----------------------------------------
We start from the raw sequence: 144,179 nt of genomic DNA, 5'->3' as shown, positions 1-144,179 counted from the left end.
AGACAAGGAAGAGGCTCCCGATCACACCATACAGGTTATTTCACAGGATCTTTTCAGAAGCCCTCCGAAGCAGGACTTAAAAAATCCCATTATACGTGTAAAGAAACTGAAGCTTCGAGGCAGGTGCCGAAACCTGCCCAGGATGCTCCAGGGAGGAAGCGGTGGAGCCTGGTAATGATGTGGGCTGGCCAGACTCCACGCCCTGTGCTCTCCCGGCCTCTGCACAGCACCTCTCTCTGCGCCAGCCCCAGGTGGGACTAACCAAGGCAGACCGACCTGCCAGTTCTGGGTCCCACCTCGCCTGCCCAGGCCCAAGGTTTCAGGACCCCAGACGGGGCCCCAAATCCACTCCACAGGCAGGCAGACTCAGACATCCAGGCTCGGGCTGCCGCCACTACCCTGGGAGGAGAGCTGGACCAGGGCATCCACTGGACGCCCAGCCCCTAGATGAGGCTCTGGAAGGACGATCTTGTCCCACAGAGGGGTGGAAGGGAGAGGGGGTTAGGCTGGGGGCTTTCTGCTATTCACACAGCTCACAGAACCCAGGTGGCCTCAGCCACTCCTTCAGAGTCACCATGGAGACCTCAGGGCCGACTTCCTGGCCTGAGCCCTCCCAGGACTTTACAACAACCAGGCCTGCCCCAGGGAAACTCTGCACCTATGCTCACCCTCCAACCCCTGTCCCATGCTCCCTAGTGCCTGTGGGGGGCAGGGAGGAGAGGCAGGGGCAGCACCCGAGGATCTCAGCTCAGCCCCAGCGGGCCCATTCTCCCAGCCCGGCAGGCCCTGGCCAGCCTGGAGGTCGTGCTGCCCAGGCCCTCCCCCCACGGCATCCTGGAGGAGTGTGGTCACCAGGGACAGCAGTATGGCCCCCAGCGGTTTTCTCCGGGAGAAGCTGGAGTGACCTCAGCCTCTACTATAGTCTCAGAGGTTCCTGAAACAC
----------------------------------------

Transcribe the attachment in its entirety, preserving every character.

We start from the raw sequence: 144,179 nt of genomic DNA, 5'->3' as shown, positions 1-144,179 counted from the left end.
AGACAAGGAAGAGGCTCCCGATCACACCATACAGGTTATTTCACAGGATCTTTTCAGAAGCCCTCCGAAGCAGGACTTAAAAAATCCCATTATACGTGTAAAGAAACTGAAGCTTCGAGGCAGGTGCCGAAACCTGCCCAGGATGCTCCAGGGAGGAAGCGGTGGAGCCTGGTAATGATGTGGGCTGGCCAGACTCCACGCCCTGTGCTCTCCCGGCCTCTGCACAGCACCTCTCTCTGCGCCAGCCCCAGGTGGGACTAACCAAGGCAGACCGACCTGCCAGTTCTGGGTCCCACCTCGCCTGCCCAGGCCCAAGGTTTCAGGACCCCAGACGGGGCCCCAAATCCACTCCACAGGCAGGCAGACTCAGACATCCAGGCTCGGGCTGCCGCCACTACCCTGGGAGGAGAGCTGGACCAGGGCATCCACTGGACGCCCAGCCCCTAGATGAGGCTCTGGAAGGACGATCTTGTCCCACAGAGGGGTGGAAGGGAGAGGGGGTTAGGCTGGGGGCTTTCTGCTATTCACACAGCTCACAGAACCCAGGTGGCCTCAGCCACTCCTTCAGAGTCACCATGGAGACCTCAGGGCCGACTTCCTGGCCTGAGCCCTCCCAGGACTTTACAACAACCAGGCCTGCCCCAGGGAAACTCTGCACCTATGCTCACCCTCCAACCCCTGTCCCATGCTCCCTAGTGCCTGTGGGGGGCAGGGAGGAGAGGCAGGGGCAGCACCCGAGGATCTCAGCTCAGCCCCAGCGGGCCCATTCTCCCAGCCCGGCAGGCCCTGGCCAGCCTGGAGGTCGTGCTGCCCAGGCCCTCCCCCCACGGCATCCTGGAGGAGTGTGGTCACCAGGGACAGCAGTATGGCCCCCAGCGGTTTTCTCCGGGAGAAGCTGGAGTGACCTCAGCCTCTACTATAGTCTCAGAGGTTCCTGAAACAC